My first major kayak trip of 2008. Cattle Island, Shelter Bay & Burnett Bay.
My first campsite on Cattle Island.
When sunny, this area is idyllic. The beach is crushed shells.
Low tide. Two islands become one.
High tide. Two islands.
Crustacean in a crack.
Small brown bird that I gave crumbs to.
My sundial. It's around 1:50 PM.
Almost four PM.
This trip's reading material. 'Shackelton's Boat Journey' was truly outstanding. Another good one was the story of the Shenandoah, a confederate raider that went from Australia to the Beaufort whaling grounds wreaking havoc on yankee merchant marine ships. If it floated and was yankee it was either blown up or torched. The Shenandoah was a tea-clipper, the fastest ship afloat. Under previous management she won the annual tea race where tea-clippers race halfway around the world from Ceylon to London to get the best price for their cargo. Tea clippers were the most advanced windships, sleek looking and designed totally for speed. The Shenandoah even managed to dash into London upon learning the confederate cause was lost without being destroyed by the union fleet. Fascinating stuff. Just the ticket for when you're in all snug 'in bag' waiting out a downpour or adverse winds.
Mussels for dinner. A warning --- DFO doesn't test Queen Charlotte Strait (DFO Area 11) for PSP (paralytic shellfish poison) so officially, all shellfish harvesting is permanently prohibited in DFO area 11. PSP is caused by a red colored plankton that, during certain conditions, bloom in such numbers they turn the water red and contain a paralytic toxin. I assume all mussels are PSP-contaminated and only eat a tiny bit of one, wait a day to see if symptoms develop, eat a slightly larger chunk, wait a day, etc, etc. After four or five days of this, I eat an entire one (a small one). If I'm still alive a day later, I assume they're ok. I'm a hard-core seafood-guy and willing to take the risk --- I strongly advise anybody else to stick to shrimp, crabs, prawns, fish or anything not affected by PSP. Why? PSP can (and does) kill. There's no antidote for PSP. The treatment for severe cases is an iron lung that breathes for you, until your body metabolizes the toxin.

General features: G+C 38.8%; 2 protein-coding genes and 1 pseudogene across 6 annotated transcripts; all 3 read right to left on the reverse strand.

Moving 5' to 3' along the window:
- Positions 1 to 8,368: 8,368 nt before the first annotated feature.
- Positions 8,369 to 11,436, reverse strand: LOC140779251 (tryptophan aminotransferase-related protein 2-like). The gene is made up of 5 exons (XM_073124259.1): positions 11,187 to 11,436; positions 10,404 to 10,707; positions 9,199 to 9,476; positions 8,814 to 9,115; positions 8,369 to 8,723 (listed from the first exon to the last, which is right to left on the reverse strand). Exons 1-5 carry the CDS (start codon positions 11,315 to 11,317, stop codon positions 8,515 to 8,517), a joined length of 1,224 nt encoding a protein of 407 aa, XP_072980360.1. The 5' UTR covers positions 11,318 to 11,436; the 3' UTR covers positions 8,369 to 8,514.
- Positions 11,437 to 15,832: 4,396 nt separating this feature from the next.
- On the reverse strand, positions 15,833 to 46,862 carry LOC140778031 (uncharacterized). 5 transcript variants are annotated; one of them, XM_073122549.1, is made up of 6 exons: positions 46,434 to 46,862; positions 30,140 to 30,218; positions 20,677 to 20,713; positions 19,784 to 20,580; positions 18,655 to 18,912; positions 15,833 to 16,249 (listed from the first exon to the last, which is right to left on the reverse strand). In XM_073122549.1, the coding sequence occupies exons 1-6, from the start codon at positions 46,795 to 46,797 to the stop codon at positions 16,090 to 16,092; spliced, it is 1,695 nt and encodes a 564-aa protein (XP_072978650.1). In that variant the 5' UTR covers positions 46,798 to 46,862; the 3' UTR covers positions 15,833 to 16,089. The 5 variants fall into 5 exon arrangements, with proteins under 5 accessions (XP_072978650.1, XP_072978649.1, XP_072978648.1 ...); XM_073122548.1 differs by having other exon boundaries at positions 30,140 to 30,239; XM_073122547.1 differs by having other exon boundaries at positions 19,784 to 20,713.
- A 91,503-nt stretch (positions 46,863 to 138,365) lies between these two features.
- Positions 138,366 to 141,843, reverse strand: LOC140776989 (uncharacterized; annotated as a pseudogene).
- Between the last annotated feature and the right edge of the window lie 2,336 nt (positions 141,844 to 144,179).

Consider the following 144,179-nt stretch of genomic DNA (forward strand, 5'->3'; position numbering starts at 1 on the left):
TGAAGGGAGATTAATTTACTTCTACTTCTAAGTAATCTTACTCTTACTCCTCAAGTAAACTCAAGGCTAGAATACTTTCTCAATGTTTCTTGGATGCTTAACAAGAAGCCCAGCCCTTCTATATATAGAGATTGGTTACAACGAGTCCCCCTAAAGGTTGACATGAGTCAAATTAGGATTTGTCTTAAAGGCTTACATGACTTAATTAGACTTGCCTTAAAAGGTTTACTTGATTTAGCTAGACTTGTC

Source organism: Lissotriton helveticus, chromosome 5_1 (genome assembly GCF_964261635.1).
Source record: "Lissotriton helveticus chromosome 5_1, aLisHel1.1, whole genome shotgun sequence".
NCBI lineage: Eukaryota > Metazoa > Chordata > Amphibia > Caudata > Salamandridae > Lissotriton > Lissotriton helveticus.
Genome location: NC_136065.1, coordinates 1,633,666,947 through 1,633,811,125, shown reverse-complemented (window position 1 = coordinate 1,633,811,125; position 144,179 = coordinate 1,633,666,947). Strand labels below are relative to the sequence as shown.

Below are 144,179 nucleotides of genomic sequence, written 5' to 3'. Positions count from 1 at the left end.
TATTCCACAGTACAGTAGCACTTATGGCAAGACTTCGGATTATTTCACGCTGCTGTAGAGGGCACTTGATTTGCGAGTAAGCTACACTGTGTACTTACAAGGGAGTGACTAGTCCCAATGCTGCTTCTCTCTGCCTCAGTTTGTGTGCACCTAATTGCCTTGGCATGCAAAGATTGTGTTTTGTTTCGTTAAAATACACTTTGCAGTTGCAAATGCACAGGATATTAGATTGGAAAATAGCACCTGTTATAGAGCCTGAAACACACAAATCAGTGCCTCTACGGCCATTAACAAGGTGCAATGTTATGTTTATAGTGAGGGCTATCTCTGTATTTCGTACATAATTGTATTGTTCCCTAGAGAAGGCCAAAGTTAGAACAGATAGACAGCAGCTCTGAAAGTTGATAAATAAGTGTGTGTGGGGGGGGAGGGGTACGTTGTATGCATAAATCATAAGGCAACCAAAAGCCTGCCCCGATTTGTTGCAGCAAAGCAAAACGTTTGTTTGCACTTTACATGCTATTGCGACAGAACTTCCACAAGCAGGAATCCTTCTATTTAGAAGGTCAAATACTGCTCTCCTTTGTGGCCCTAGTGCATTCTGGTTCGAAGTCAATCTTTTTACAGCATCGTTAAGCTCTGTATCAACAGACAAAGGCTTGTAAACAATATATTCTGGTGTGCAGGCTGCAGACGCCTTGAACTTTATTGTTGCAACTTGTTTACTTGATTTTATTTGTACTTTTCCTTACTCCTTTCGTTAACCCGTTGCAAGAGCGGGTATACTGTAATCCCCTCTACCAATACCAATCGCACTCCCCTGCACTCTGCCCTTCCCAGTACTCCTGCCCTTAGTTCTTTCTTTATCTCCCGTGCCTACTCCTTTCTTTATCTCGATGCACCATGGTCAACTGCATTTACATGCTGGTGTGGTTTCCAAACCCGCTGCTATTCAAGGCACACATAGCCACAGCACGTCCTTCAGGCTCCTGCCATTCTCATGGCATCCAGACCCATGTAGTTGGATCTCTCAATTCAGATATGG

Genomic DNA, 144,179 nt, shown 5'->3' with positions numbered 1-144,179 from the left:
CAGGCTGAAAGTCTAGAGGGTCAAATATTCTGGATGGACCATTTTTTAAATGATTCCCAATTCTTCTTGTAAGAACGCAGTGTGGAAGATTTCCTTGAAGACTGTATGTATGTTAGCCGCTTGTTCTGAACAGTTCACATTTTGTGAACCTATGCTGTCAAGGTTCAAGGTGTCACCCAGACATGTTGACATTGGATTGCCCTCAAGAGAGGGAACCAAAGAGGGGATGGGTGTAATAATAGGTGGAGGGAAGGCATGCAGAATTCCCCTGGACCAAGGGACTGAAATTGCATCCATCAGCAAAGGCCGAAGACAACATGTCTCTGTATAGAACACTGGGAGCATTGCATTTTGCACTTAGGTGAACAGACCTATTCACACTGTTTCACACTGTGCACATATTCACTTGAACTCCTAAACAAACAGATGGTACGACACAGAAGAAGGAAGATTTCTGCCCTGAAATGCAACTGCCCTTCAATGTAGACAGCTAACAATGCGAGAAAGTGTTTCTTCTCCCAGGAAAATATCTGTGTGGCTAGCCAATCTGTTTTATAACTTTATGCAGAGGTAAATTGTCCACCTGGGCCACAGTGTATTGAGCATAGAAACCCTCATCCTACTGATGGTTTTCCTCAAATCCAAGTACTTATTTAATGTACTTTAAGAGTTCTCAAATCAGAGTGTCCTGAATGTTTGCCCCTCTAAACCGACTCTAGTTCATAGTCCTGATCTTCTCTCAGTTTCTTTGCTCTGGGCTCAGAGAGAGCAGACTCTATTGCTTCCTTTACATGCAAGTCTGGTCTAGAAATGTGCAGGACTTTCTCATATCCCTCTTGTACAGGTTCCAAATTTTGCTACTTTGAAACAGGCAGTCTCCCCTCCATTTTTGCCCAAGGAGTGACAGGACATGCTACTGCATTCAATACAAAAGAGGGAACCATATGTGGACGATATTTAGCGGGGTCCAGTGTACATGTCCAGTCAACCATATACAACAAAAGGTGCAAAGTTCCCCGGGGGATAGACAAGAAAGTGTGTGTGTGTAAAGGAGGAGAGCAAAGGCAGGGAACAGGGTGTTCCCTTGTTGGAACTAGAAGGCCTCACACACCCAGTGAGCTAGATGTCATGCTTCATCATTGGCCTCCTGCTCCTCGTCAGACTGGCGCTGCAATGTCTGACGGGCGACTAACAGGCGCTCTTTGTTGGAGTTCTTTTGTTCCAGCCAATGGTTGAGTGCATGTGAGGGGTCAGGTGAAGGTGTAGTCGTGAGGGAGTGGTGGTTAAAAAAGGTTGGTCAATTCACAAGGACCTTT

The 'Siberian Bic' (lighter), guaranteed to start fires with the soggiest of wood in the heaviest of rain, can be used to steam mussels too. Steam them til they gape (open) but no longer. North Pacific mussels can get to be the size of NFL footballs, but I prefer smaller ones who's meats are no larger than popcorn. The big ones that take several bites to get down are too gory even for me. The pile of empty shells are all mussels I ate here.
Mmmm --- steamed mussels. They go best with properly chilled white wine, although beer and Louisiana hot sauce will do in a pinch. They taste like the ocean, sweet & garnished with butter. Mussels from this area are pristine. Being filter feeders, they pick up whatever's in the water which is why I only eat them north of Port Mcniel although officially, sewage contamination is not an issue except in close proximity to densely habited areas.. The ones up around Burnett Bay are incredible --- their fresh, sweet-buttery, ocean taste is outstanding.
Yeah babay! After stuffing myself on steamed mussels washed down with 8C beer (chilled in the ocean), I light a fire and revel in sheer beauty of my surroundings. I love these trips.
The full moon rises over the lights of Port Macniel, 30 km away. The high tides will be large for several days now. The highest high-tides follow the full moon while the lowest low-tides follow the new moon.
Somebody, probably kids, had built little shelters in various places on some of these islands. You can tell because nature arranges wood horizontally. Whenever you see vertically-oriented wood (like this) you know it's artificial.